Three news organizations, NPR, the non-profit news gathering organization ProPublica and the PBS series Frontline collaborated last week on a series of stories about people wrongly convicted of killing their children.
Among the most revealing segments was an NPR story from Canada. Even as it profiled one case, the story helped answer the broader question: How could things go so horribly wrong in so many cases, including cases in which there was obvious evidence of innocence?
The answer boils down to two words; two words that became the guide for experts and prosecutors: “Think dirty.”
That was the mindset in Ontario, according to Stephen Goudge, a judge who led an inquiry into what went wrong in several cases.
According to the NPR story, “think dirty” meant presuming guilt.
“'Think dirty' reflects a cast of mind that was prevalent often with the child care community in the 1990s," Goudge explains. "That is, injuries observed were deliberately inflicted — that's the presumption to be disproved."
The Goudge Commission found the actual words "think dirty" in instructions from Ontario's chief coroner to coroners, pathologists and police chiefs in 1995.
At the time, there was reason to fear that some cases of children being murdered were being missed and sometimes classified instead as sudden infant death syndrome, or SIDS. That's a category for deaths when the cause can't otherwise be determined.
But by "thinking dirty," pathologists and prosecutors often ignored other reasons the children may have died.
In fact, “think dirty” isn’t limited to Canada and it isn’t limited to death cases. It was, and is the dominant mindset of most child protective services agencies.
● “Think dirty” explains the McMartin Preschool case and all those other so-called “mass molestation” cases that tore apart hundreds of families and destroyed the lives of hundreds of children in the 1980s and 1990s.
● “Think dirty” explains how, as recently as 2007, a prosecutor in Oakland County Michigan tried to send parents to prison for allegedly sexually abusing their daughter based on “facilitated communication” – a technique with as much validity as a Ouija board.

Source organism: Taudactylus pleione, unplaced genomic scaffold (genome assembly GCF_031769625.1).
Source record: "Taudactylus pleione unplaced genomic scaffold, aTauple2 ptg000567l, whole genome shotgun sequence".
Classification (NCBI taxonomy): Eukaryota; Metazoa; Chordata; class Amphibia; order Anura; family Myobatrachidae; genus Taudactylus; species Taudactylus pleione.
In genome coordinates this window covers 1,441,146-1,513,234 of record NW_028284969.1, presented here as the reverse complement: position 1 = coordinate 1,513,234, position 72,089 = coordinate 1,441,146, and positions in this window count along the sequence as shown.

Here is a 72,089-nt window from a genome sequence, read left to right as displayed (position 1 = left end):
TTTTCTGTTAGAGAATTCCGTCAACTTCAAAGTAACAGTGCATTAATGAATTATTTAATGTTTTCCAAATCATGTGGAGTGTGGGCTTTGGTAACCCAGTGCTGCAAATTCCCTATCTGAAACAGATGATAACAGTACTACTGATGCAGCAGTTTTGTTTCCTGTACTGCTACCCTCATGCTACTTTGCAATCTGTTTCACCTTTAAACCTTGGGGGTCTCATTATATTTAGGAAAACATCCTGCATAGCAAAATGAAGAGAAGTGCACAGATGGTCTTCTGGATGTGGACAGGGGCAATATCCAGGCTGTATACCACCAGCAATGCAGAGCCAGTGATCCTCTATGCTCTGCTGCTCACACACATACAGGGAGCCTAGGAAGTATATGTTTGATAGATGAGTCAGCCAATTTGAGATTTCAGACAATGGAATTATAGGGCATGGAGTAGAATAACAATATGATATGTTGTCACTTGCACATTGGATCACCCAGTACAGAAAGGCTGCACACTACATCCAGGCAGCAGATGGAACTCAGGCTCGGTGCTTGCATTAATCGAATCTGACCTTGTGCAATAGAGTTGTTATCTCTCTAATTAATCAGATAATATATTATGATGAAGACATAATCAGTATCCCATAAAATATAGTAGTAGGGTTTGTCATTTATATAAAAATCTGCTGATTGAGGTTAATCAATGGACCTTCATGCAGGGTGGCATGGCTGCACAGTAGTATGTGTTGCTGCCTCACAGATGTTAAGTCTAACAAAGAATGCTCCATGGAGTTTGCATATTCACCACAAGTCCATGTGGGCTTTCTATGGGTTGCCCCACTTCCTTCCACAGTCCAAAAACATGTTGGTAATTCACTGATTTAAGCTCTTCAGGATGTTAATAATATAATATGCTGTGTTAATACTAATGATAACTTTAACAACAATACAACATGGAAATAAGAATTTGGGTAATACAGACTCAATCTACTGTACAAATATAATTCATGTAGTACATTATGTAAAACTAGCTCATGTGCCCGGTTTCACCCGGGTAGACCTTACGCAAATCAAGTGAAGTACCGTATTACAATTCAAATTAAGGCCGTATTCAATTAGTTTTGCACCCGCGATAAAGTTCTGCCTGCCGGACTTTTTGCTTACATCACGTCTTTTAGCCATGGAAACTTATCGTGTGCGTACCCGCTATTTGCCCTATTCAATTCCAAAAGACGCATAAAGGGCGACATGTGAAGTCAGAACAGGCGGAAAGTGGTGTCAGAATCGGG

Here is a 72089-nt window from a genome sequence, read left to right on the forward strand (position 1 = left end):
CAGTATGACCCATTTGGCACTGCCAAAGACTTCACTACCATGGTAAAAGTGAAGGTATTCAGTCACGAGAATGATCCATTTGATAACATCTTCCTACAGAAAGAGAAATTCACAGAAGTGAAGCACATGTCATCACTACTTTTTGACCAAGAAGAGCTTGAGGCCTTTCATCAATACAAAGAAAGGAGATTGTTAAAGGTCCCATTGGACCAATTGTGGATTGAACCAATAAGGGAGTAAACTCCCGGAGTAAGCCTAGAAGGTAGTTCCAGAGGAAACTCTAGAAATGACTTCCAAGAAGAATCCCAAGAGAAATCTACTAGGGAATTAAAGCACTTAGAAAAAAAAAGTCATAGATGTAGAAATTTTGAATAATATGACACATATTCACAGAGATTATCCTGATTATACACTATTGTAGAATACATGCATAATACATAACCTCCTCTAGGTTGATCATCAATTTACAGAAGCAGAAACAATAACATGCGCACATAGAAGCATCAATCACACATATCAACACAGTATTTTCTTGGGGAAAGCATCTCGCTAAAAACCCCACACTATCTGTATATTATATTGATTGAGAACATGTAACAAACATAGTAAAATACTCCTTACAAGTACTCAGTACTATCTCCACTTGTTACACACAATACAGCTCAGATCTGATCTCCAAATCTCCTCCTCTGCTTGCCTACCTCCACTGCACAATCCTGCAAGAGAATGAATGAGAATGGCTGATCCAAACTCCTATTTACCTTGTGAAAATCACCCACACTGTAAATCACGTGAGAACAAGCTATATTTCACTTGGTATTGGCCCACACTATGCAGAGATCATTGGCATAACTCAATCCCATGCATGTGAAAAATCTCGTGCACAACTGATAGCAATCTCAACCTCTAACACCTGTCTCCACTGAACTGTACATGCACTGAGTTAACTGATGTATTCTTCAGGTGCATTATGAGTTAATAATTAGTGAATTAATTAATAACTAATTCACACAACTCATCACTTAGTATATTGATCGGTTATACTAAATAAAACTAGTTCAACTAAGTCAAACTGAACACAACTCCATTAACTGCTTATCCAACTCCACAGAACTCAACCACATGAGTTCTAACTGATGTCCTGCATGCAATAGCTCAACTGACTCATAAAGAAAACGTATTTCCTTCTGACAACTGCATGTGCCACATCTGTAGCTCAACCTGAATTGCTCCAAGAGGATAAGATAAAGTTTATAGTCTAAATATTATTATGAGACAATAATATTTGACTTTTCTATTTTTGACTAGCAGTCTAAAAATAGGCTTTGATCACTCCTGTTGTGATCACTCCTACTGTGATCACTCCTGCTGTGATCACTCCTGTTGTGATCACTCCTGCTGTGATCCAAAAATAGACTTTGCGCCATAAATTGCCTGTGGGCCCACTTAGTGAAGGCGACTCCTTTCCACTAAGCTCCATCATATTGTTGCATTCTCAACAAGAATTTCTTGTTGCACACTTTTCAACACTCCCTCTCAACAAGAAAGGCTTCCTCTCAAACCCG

● Think dirty explains those absurd lists of “symptoms” or “warning signs” that a child might be abused we’re told to watch out for every April during “child abuse prevention month” – lists which tell us to suspect abuse if a child is too shy or too aggressive or acts too much like an adult or too much like a child or has nightmares or doesn’t have warm clothing in winter and on and on and on.
● “Think dirty” explains the proposed law in New Jersey that would say that a child abuse allegation can be labeled unfounded only if a caseworker is absolutely, positively 100 percent certain that the accused is innocent.
● “Think dirty” explains the campaign of hype, hysteria and distortion around the issue of child abuse deaths by the group calling itself “Every Child Matters.” Indeed, “think dirty” might as well be the group’s slogan.
The common denominator in all of these situations is that, as usual, when the “experts” and “authorities” whose 19th Century counterparts proudly called themselves “child savers” swing wildly at suspect parents, the blow lands squarely on the children.
In the Ontario case at the center of the NPR story, the mother was falsely convicted of killing one child. But long before she was vindicated and freed from jail – after serving 14 years of a life sentence - her other two young children had been taken from her and adopted. As NPR reported:
She thinks about her son who died. And she wonders about her other two sons, who were put up for adoption when she went to prison — especially when she's in a crowd and sees teen boys, she says.
"Like, especially around that age, I sit there and go: 'I wonder: Could that one be mine? Could that one be mine?'
We’ll probably never know what the children may have been wondering all these years.
After all the havoc “think dirty” has wrought in so many families, isn’t it time for a new slogan to guide child welfare agencies and advocates? How about “think objectively”?